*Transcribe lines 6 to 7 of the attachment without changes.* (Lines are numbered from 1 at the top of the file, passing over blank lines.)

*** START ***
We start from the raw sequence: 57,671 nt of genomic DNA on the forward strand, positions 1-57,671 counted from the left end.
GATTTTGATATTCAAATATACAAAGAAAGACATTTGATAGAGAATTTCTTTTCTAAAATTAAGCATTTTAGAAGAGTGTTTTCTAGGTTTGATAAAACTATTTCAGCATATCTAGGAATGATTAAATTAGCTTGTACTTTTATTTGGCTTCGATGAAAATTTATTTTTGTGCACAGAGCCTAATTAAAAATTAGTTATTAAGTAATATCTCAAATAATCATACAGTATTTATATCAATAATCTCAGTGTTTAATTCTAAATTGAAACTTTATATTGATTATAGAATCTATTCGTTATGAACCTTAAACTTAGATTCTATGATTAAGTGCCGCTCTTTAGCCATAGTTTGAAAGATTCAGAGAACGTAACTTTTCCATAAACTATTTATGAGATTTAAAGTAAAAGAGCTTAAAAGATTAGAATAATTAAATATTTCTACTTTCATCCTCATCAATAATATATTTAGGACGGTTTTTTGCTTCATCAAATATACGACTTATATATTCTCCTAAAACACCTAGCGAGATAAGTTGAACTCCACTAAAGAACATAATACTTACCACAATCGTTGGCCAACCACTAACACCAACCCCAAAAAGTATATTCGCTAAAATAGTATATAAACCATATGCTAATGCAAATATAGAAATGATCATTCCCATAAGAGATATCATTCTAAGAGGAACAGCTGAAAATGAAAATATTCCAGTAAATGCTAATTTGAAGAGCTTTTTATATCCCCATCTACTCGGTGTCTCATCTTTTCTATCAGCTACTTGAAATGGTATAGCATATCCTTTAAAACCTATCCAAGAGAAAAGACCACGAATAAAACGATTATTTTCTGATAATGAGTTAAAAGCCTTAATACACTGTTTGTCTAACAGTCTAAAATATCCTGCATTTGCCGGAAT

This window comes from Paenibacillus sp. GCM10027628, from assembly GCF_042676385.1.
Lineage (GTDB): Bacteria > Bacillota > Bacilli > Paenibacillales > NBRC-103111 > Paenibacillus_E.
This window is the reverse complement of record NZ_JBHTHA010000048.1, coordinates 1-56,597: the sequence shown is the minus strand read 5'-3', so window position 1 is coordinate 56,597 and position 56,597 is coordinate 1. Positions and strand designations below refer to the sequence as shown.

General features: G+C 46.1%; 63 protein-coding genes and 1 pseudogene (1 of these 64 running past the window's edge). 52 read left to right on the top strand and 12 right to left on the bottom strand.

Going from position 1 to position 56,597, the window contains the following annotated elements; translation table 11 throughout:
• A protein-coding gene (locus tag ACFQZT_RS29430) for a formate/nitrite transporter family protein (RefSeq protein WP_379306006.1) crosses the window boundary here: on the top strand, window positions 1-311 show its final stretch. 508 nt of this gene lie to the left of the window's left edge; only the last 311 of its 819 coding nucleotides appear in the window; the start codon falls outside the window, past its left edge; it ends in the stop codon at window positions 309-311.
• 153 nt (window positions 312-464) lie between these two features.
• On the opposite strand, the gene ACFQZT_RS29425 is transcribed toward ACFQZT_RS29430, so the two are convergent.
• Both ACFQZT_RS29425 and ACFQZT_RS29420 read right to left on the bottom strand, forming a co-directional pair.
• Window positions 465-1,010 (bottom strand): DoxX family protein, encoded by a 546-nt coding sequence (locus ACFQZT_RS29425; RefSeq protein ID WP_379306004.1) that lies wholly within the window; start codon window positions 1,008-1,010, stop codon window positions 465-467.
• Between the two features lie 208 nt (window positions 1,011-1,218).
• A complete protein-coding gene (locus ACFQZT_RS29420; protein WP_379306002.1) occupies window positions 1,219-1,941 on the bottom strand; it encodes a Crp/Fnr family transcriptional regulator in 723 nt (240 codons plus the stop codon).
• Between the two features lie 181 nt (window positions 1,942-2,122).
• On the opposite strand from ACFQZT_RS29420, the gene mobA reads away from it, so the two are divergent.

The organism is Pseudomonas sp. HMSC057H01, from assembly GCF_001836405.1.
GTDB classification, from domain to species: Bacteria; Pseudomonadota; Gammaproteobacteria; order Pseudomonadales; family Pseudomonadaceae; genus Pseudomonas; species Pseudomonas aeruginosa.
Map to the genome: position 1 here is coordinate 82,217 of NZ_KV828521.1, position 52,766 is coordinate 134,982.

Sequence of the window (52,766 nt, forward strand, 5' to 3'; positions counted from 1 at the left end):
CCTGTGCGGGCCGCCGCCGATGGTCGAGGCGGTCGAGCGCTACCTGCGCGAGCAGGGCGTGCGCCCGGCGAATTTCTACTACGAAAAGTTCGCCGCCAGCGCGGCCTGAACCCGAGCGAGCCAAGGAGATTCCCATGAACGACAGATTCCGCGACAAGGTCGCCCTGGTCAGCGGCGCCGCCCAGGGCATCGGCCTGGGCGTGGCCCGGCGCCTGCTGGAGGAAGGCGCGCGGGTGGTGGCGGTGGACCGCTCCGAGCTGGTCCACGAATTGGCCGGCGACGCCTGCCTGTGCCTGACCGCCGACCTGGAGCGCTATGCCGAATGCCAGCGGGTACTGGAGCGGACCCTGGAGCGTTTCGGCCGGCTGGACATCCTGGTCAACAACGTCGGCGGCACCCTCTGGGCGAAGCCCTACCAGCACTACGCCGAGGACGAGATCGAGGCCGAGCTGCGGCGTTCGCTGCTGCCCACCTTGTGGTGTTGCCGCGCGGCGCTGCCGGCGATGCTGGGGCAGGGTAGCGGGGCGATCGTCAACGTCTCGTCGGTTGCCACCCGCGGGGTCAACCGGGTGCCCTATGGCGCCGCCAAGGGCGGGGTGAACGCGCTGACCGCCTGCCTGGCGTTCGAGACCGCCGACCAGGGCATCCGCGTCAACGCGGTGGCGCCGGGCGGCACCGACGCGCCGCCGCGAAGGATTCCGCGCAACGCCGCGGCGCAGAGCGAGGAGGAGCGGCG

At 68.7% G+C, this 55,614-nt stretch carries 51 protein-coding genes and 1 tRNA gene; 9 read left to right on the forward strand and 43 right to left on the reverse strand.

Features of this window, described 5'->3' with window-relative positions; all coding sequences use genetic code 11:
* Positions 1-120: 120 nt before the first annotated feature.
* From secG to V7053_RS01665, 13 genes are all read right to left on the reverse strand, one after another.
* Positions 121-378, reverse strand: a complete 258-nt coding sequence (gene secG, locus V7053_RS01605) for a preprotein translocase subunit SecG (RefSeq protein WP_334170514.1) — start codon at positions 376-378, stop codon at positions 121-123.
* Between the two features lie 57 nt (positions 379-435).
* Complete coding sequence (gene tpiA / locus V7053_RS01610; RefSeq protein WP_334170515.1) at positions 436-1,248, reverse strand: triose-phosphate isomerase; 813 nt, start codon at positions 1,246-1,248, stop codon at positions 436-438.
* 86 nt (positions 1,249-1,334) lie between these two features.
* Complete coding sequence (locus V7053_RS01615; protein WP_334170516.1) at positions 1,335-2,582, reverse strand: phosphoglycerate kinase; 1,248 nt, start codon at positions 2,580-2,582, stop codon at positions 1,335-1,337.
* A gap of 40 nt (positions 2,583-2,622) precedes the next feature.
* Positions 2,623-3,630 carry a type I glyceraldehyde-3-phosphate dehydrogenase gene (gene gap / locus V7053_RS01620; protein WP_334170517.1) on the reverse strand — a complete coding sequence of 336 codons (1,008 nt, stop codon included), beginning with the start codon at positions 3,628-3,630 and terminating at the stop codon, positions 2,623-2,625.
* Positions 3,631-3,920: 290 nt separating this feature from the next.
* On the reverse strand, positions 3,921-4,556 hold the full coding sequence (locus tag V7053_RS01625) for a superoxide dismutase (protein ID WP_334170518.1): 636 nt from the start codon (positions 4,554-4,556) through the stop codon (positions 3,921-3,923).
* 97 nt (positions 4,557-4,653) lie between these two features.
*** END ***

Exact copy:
General features: G+C 46.1%; 63 protein-coding genes and 1 pseudogene (1 of these 64 running past the window's edge). 52 read left to right on the top strand and 12 right to left on the bottom strand.

Going from position 1 to position 56,597, the window contains the following annotated elements; translation table 11 throughout: